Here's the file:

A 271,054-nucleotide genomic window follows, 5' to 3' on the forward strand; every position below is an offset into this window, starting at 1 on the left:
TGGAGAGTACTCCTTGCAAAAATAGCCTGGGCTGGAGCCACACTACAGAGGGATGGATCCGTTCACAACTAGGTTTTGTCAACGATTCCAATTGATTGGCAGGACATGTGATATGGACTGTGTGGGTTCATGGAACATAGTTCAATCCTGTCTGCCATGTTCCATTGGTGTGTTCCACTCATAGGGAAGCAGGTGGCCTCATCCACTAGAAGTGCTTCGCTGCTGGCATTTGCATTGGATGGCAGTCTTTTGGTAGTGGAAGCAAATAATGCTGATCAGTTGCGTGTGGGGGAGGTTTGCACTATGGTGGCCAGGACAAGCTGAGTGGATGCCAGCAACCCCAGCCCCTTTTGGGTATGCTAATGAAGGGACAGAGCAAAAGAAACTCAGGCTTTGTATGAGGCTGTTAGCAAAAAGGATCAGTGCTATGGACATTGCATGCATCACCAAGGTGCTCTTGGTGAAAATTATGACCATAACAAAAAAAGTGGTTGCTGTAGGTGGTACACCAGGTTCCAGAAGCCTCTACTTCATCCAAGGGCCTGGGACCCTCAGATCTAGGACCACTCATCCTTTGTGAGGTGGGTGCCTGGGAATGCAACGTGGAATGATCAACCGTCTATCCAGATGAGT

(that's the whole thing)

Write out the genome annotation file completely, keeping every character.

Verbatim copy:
A 271,054-nucleotide genomic window follows, 5' to 3' on the forward strand; every position below is an offset into this window, starting at 1 on the left:
TGGAGAGTACTCCTTGCAAAAATAGCCTGGGCTGGAGCCACACTACAGAGGGATGGATCCGTTCACAACTAGGTTTTGTCAACGATTCCAATTGATTGGCAGGACATGTGATATGGACTGTGTGGGTTCATGGAACATAGTTCAATCCTGTCTGCCATGTTCCATTGGTGTGTTCCACTCATAGGGAAGCAGGTGGCCTCATCCACTAGAAGTGCTTCGCTGCTGGCATTTGCATTGGATGGCAGTCTTTTGGTAGTGGAAGCAAATAATGCTGATCAGTTGCGTGTGGGGGAGGTTTGCACTATGGTGGCCAGGACAAGCTGAGTGGATGCCAGCAACCCCAGCCCCTTTTGGGTATGCTAATGAAGGGACAGAGCAAAAGAAACTCAGGCTTTGTATGAGGCTGTTAGCAAAAAGGATCAGTGCTATGGACATTGCATGCATCACCAAGGTGCTCTTGGTGAAAATTATGACCATAACAAAAAAAGTGGTTGCTGTAGGTGGTACACCAGGTTCCAGAAGCCTCTACTTCATCCAAGGGCCTGGGACCCTCAGATCTAGGACCACTCATCCTTTGTGAGGTGGGTGCCTGGGAATGCAACGTGGAATGATCAACCGTCTATCCAGATGAGT